• National Cemetery - There are presently 14 national cemeteries in the National Park System, all of which are administered in conjunction with an associated unit and are not accounted for separately.
• National Recreation Area - Twelve NRAs in the system are centered on large reservoirs and emphasize water-based recreation. Five other NRAs are located near major population centers. Such urban parks combine scarce open spaces with the preservation of significant historic resources
and important natural areas in location that can provide outdoor recreation for large numbers of people.
• National Seashore - Ten national seashores have been established on the Atlantic, Gulf and Pacific coasts; some are developed and some relatively primitive. Hunting is allowed at many of these sites.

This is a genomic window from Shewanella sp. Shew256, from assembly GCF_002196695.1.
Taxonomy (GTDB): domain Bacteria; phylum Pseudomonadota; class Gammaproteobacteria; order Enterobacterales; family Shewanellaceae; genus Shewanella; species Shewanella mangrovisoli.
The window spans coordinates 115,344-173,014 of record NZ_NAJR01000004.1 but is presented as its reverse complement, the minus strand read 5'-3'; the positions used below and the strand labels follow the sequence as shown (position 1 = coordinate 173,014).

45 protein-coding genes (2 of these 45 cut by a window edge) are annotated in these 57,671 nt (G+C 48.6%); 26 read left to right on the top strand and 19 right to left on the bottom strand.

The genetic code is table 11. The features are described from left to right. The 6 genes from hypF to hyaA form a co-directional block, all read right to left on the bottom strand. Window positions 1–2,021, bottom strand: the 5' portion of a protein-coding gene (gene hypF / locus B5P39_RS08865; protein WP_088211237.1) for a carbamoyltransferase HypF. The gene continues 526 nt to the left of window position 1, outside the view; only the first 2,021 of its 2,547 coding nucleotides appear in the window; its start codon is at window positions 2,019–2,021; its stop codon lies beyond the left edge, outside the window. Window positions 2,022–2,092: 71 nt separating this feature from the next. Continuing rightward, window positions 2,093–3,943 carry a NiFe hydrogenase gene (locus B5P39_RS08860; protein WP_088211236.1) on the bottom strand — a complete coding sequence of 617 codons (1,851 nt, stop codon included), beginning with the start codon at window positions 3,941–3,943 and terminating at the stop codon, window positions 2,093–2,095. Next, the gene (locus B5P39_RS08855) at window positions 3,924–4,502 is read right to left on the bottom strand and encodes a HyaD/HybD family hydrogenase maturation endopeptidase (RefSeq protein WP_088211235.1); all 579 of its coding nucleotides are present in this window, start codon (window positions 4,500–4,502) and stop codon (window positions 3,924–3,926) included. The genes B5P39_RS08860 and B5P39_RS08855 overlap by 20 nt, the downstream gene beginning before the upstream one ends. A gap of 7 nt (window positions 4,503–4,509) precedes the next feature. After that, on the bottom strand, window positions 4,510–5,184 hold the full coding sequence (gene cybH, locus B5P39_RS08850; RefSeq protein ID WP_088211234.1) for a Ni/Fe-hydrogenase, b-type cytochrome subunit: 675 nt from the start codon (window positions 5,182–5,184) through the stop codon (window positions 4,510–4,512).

• National Lakeshore - National lakeshores, all on the Great Lakes, closely parallel the seashores in character and use.
• National River - There are several variations to this category: national river and recreation area, national scenic river, wild river, etc.
• National Parkway - The title parkway refers to a roadway and the parkland paralleling the roadway. All were intended for scenic motoring along a protected corridor and often connect cultural sites.
• National Trail - National scenic trails and national historic trails are the titles given to these linear parklands (over 3,600 miles). Overmountain Victory National Historic Trail stretches 330 miles through four states (Virginia, Tennessee, North and South Carolina).
• Other Designations - Some units of the National Park System bear unique titles or combinations of titles, like the White House and the Gullah Geechee Cultural Heritage Corridor, which is located within South Carolina and spans the coast from North Carolina to Florida.


Daniel Island Publishing

225 Seven Farms Drive
Unit 108
Daniel Island, SC 29492 

Office Number: 843-856-1999